Q: What kind of a financial impact do you think this winter's harsh weather conditions will have on the airlines?

A: It's not a long term concern and it's not really on the same scale as some of the other issues. In fact, labor disruption probably has a bigger impact. United had a loss in the third quarter, which is the summer quarter and normally very strong. Delta (DAL) has already disclosed they've been hurt badly by the pilots not flying overtime.

Q: AMR Corp., which owns American Airlines, recently agreed to acquire bankrupt Trans World Airlines Inc. and some assets from US Airways. Is this a sound strategic move for AMR? What are the chances that other buyers could step in?

A: I think it's unlikely that other serious buyers will come in. TWA has effectively been for sale for over a decade and there have been no takers. American was moved to finally make an offer mainly because UAL was trying to proceed with their acquisition of US Airways and also because TWA had gotten to the point where they could try to buy it out of bankruptcy. AMR didn't want to buy it as a going concern because then they'd have to accept all the existing financial contracts, labor contracts and so forth. So I don't think it's likely that anyone would step forward with a serious offer.

Q: Do you think it's a good deal for AMR?

A: Well, we did place our ratings on AMR and American on credit watch with negative implications being that they'll be reviewed for a possible downgrade if this goes through. The risk that American is taking is one that they're taking on more financial obligations. But perhaps more important, they face a difficulty of integrating various labor groups in a merger and labor is often the biggest problem in airline mergers. It's a heavily unionized industry and the pay of employees, especially the pilots, is determined mostly by their seniority. So when you put two employee groups together, you have to determine where they stand in the seniority ranking and that means big dollars for the employees.

The other thing that happens is that the unions of the company which the acquisition, in this case American, use the need for their cooperation as bargaining leverage to get more generous contracts. That's what United did and that's what American pilots are making noises about.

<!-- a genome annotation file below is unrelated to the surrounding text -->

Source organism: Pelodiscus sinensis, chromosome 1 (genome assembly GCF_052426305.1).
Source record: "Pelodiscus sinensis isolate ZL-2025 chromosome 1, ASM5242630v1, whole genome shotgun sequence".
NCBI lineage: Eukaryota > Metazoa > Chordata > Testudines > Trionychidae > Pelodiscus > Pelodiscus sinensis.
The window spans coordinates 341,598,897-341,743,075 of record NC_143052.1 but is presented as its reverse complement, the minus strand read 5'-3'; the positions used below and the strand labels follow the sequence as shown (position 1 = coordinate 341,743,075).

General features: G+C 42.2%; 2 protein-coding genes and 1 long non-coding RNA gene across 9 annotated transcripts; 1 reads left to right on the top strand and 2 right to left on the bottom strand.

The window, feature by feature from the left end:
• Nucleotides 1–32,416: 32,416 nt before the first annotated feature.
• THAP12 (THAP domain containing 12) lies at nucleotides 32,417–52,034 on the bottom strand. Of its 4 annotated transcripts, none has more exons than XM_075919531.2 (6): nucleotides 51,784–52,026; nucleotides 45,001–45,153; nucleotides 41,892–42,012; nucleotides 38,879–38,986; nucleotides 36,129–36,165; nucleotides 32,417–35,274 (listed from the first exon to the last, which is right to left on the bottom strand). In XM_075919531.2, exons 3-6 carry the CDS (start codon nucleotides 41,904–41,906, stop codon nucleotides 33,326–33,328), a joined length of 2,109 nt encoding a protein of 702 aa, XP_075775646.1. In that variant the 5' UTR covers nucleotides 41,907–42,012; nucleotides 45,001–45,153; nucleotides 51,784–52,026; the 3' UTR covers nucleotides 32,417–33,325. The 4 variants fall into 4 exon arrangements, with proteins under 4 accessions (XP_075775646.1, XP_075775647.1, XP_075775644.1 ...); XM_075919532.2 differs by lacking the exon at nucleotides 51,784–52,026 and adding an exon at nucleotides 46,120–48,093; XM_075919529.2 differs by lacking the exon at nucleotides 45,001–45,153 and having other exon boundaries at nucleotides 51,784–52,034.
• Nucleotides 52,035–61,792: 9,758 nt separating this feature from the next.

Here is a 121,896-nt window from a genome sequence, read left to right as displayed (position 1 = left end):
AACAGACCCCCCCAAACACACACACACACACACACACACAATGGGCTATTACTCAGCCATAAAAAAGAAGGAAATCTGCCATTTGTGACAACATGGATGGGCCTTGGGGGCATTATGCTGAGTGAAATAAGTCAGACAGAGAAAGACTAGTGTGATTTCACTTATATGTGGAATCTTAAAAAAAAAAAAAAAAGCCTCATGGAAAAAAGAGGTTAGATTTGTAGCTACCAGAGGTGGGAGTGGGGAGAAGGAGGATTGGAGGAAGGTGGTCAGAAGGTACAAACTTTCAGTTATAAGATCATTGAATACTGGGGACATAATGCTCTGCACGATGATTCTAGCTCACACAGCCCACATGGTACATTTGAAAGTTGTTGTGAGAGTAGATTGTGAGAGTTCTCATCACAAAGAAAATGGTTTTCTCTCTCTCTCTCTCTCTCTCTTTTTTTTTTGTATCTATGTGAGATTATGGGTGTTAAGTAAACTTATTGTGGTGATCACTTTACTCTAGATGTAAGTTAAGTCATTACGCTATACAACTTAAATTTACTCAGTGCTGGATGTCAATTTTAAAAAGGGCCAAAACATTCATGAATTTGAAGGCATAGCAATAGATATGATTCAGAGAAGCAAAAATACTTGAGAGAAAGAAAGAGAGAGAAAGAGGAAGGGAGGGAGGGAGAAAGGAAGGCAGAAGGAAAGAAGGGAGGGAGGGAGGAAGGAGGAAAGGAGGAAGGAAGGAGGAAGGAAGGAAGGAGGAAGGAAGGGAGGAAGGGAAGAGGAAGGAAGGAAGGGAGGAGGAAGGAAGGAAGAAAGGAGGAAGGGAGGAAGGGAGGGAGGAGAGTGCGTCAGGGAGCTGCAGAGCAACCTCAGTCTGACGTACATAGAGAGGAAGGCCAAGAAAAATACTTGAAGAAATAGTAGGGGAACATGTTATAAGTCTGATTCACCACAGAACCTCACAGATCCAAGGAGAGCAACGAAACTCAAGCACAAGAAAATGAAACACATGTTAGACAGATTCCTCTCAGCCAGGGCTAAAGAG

Now, the alternatives facing American, however, weren't necessarily good either. If UAL's acquisition of US Airways was approved in its original form, it would have put American at a competitive disadvantage. As it is, under this proposal, they'd be able to buy about a fifth of US Airways' assets, including some that American find very attractive. So I think American was faced with two somewhat unappetizing choices and they felt that this was the best of the two.

Q: Do you see more consolidation ahead for the industry? Is there a chance that the Justice Department might step in?

A: It's possible but not certain. Delta, Northwest (NWAC) and Continental (CAL) are the remaining three big players. From an antitrust point of view, probably Delta could get permission to combine with either Northwest or Continental -- but not both, certainly. However, there are a couple of problems. One is that Northwest was asking such a high price when American looked at them that American choked on it and didn't proceed and probably Delta would too.

Also, Delta has only one major union, their pilots union, and they tried to keep their other major groups like the mechanics and flight attendants non-union. If they were to acquire Northwest, which is heavily unionized and has been for a long time, they'd have to have representation elections and unions could well be voted in. So those are two deterrents.

In the case of Continental, which Delta looked at before and very seriously, the main deterrent is that Northwest still has a veto power over Continental selling out to anyone. So Delta would have to somehow buy off Northwest to get permission to buy Continental.

Q: You said the airline industry's fundamentals are deteriorating. Are there any bright spots here at all?

A: Well, the one silver lining in the clouds for the big airlines -- if not for the flying public -- is that if these various mergers go through, in many markets there will be more pricing stability and less tendency to discount. So after you go through all these disruptions and through whatever slowdown our economy is going through, they'd benefit from higher pricing.


Steve Ballmer, Power Forward